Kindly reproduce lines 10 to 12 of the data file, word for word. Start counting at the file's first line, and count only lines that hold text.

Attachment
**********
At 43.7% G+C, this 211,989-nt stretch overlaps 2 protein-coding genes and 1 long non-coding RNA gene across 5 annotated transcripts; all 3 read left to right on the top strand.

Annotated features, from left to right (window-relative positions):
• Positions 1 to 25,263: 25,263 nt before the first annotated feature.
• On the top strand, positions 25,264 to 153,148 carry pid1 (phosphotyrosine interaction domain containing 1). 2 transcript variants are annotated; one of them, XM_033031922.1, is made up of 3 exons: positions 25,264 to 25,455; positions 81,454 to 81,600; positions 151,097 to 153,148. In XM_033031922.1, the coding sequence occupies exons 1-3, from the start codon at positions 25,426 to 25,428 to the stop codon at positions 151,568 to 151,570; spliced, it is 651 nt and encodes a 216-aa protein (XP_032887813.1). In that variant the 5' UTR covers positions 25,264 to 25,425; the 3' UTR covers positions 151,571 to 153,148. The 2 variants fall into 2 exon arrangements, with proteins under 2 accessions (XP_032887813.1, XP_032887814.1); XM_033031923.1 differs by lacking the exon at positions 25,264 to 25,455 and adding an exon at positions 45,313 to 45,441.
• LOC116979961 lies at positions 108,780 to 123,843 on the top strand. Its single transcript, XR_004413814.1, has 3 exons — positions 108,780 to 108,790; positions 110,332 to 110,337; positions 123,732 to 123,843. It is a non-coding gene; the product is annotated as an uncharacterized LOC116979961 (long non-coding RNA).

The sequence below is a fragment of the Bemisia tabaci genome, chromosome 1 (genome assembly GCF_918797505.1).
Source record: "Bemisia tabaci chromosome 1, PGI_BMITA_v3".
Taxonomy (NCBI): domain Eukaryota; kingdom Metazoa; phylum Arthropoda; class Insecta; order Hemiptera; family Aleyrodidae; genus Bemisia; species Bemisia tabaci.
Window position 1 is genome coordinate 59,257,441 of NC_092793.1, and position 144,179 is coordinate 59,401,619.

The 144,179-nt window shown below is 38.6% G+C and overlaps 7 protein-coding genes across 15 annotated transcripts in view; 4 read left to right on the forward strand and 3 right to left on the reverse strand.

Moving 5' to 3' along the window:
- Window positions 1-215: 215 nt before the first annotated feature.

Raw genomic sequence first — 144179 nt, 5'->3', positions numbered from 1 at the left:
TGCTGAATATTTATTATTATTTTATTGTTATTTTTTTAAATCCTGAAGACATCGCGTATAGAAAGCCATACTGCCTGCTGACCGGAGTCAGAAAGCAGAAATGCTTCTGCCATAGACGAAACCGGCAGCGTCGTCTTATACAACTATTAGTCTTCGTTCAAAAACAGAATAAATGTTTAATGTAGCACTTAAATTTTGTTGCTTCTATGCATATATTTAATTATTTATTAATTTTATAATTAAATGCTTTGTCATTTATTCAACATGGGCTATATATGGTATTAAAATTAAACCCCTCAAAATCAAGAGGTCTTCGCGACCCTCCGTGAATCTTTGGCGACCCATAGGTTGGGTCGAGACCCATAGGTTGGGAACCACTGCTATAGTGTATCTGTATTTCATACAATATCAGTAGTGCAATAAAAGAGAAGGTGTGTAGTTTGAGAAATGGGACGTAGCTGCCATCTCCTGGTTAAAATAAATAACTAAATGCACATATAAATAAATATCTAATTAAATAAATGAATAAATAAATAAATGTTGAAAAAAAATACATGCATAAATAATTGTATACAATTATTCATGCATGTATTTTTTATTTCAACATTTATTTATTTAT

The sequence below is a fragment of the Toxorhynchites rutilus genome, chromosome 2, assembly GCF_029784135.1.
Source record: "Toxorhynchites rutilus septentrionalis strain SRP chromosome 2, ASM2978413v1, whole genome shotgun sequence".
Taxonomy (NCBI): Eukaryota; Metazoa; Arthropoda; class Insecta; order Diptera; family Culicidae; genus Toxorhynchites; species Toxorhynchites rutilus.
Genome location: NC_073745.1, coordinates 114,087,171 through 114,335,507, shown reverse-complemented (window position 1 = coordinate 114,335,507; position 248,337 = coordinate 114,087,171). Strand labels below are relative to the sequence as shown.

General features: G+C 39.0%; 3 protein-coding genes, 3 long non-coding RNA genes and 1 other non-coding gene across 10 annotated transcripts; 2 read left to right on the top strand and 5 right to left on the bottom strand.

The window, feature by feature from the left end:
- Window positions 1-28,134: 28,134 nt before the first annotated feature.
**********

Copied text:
The 144,179-nt window shown below is 38.6% G+C and overlaps 7 protein-coding genes across 15 annotated transcripts in view; 4 read left to right on the forward strand and 3 right to left on the reverse strand.

Moving 5' to 3' along the window:
- Window positions 1-215: 215 nt before the first annotated feature.